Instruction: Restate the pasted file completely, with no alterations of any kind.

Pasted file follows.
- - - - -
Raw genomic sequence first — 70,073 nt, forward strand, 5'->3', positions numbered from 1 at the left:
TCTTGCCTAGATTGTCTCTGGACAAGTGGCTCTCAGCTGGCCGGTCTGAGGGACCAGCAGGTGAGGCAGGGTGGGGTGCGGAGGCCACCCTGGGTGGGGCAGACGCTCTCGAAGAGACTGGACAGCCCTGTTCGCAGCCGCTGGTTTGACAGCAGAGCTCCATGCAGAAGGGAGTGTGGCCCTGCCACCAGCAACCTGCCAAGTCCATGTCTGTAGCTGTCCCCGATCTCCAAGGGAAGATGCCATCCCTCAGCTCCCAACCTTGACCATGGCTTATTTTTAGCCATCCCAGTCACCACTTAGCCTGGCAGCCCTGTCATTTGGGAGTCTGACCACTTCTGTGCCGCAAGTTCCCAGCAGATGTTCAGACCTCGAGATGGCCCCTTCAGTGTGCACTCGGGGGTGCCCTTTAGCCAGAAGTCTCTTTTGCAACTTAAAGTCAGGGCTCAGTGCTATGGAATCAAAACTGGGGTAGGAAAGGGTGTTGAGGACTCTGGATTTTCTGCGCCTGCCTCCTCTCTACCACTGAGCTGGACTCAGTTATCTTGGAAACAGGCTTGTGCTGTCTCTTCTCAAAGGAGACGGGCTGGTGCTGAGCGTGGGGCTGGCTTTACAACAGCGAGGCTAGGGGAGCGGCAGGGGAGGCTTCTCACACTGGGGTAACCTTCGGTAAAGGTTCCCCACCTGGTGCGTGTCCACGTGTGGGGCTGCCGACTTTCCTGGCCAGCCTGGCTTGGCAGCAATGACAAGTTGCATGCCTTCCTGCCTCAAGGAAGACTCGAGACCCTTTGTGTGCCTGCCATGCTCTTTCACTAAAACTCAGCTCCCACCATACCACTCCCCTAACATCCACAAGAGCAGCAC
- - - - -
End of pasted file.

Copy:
Raw genomic sequence first — 70,073 nt, forward strand, 5'->3', positions numbered from 1 at the left:
TCTTGCCTAGATTGTCTCTGGACAAGTGGCTCTCAGCTGGCCGGTCTGAGGGACCAGCAGGTGAGGCAGGGTGGGGTGCGGAGGCCACCCTGGGTGGGGCAGACGCTCTCGAAGAGACTGGACAGCCCTGTTCGCAGCCGCTGGTTTGACAGCAGAGCTCCATGCAGAAGGGAGTGTGGCCCTGCCACCAGCAACCTGCCAAGTCCATGTCTGTAGCTGTCCCCGATCTCCAAGGGAAGATGCCATCCCTCAGCTCCCAACCTTGACCATGGCTTATTTTTAGCCATCCCAGTCACCACTTAGCCTGGCAGCCCTGTCATTTGGGAGTCTGACCACTTCTGTGCCGCAAGTTCCCAGCAGATGTTCAGACCTCGAGATGGCCCCTTCAGTGTGCACTCGGGGGTGCCCTTTAGCCAGAAGTCTCTTTTGCAACTTAAAGTCAGGGCTCAGTGCTATGGAATCAAAACTGGGGTAGGAAAGGGTGTTGAGGACTCTGGATTTTCTGCGCCTGCCTCCTCTCTACCACTGAGCTGGACTCAGTTATCTTGGAAACAGGCTTGTGCTGTCTCTTCTCAAAGGAGACGGGCTGGTGCTGAGCGTGGGGCTGGCTTTACAACAGCGAGGCTAGGGGAGCGGCAGGGGAGGCTTCTCACACTGGGGTAACCTTCGGTAAAGGTTCCCCACCTGGTGCGTGTCCACGTGTGGGGCTGCCGACTTTCCTGGCCAGCCTGGCTTGGCAGCAATGACAAGTTGCATGCCTTCCTGCCTCAAGGAAGACTCGAGACCCTTTGTGTGCCTGCCATGCTCTTTCACTAAAACTCAGCTCCCACCATACCACTCCCCTAACATCCACAAGAGCAGCAC